I'm sure there are many other ideas/reasons. But those are the first I thought of.

  Wayan [06.15.07 03:12 PM]

What an interesting alternate OLPC financing idea that we didn't think of when we did a brainstorming on this very topic:

No one thought of this probably because from what we can tell Negroponte & the rest of the OLPC leadership would rise up in revolt if a company tried to brand anything with the laptop

  Michael R. Bernstein [06.15.07 03:26 PM]

The OLPC project is breaking a lot of new ground, so it seems a more risky than it really is. I think a lot of folks who would pursue projects like you describe (ie. ones that are non-altruistic) are waiting to see these things deployed and receiving actual content and code updates in the field before they try to exploit them.

Because making a major financial commitment to just preload them won't fly in today's market.

  Michael R. Bernstein [06.15.07 03:28 PM]

Wayan, after the XOs are deployed in the field, advertisers can cut deals directly with the national governments.

  monopole [06.15.07 04:48 PM]

Erm... Coke, Marlboro? Why not toss in lead paint while we're at it. I mean, what better way to bring down universal disapproval than selling cancer sticks to schoolchildren? This makes Channel One junk food ads look good.

But... There are two forms of commercialization that would work.

Country ads: Take a good look at all those bags of surplus grain that gets delivered to famines, an notice the big USA and flag/shield (I assume the EU does much the same with their food aid). Paying money to have what may be a child's most precious possession stamped with a US flag could really pay off 20 years down the road.

Mechanical Turk & Micropayments: Use the system to allow for "mechanical turk" piecework (limit duration and make the problems educational to keep it from being a sweatshop). Distribute and collect from a wifi bike (etc.) after work has been verified pay with e-books and comics (vetted with appropriate educational content). This couples immediate profit with positive impact.

  Gregory Raiz [06.15.07 06:17 PM]

I actually got to play with a prototype of the OLPC today.
A) It still has a way to go to get to production quality. But it's a start, a good start.
B) They don't have any official deals signed and sealed. (AFAIK)
C) A lot of the education content sounds like it will be web-based. There are a couple client side educational applications but given the limited storage and capabilities a developer community hasn't been a focus.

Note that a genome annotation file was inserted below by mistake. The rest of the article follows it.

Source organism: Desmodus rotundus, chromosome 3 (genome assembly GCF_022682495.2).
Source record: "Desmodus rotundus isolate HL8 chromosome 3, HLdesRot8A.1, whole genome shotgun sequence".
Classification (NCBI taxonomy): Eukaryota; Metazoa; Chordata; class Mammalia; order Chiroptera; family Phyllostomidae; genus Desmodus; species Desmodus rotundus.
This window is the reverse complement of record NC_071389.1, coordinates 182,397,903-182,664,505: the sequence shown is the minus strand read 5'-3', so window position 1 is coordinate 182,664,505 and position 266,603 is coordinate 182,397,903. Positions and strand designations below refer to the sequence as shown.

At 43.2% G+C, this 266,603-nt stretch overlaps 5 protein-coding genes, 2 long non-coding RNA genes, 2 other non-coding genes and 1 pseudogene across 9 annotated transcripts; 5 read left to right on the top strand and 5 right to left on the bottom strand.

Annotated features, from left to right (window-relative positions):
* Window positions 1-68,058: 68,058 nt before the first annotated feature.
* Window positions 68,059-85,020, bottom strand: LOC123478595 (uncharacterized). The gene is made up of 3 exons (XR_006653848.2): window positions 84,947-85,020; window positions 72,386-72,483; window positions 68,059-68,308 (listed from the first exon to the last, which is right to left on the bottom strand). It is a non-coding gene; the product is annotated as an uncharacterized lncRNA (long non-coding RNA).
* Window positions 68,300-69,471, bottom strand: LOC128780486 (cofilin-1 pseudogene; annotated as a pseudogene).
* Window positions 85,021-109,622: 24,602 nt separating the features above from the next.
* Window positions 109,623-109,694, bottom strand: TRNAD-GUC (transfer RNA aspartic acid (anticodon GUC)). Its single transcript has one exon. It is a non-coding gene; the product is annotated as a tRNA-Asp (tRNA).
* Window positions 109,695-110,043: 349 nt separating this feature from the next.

D) Usability still needs a lot of work.
E) Price point is not yet on target.
F) Regardless of the OLPC success it has already moved the market as MSFT, INTL and many others are now working on similar initiatives.

  Rob [06.15.07 10:52 PM]

Interesting you brought this up Nat. On Thursday at the Auckland Web Meetup, Terabyte presented details of their ElectroCity project - an online SimCity/Civ-esque game focused around energy. It was funded and produced for a New Zealand power company, and targeted at school age children.

The idea originally came from the agency, and they pitched it to the client. While they were interested, it took a heap of work to get them excited and to see the potential, even though education was one of their goals. But they're stoked with the results.

What I took from that was that companies who could sponsor OLPC apps & content (or general corporate/education linkages) probably haven't thought of it or had it pitched to them, but that they may be very open to it. Games and other apps are not that expensive to produce compared to plenty of other advertising/marketing endeavours, but they're a relatively unexplored one.

My 2c, anyway :)

  Akiva [06.17.07 11:59 AM]

Fortune 500 companies don't to cutting edge, and definitely not bleeding edge. While there's a potential benefit of future income of hundreds of millions of dollars, there's a risk of brand damage that could blow multi-years complete advertising budgets (call it several billion dollars) if say, a series of such laptops turned up on the US street having been resold by the governments in Africa, or in schools in Iran.

If you can't measure a benefit of 5 to 10x the risk, then it's just not worth it. After all, what will happen to this quarters stock price if some analyst get word the company has taken a risk (gasp).

So much for the big boys. They'd do better to canvas medium sized companies, where a future market and or the PR would be worth considering.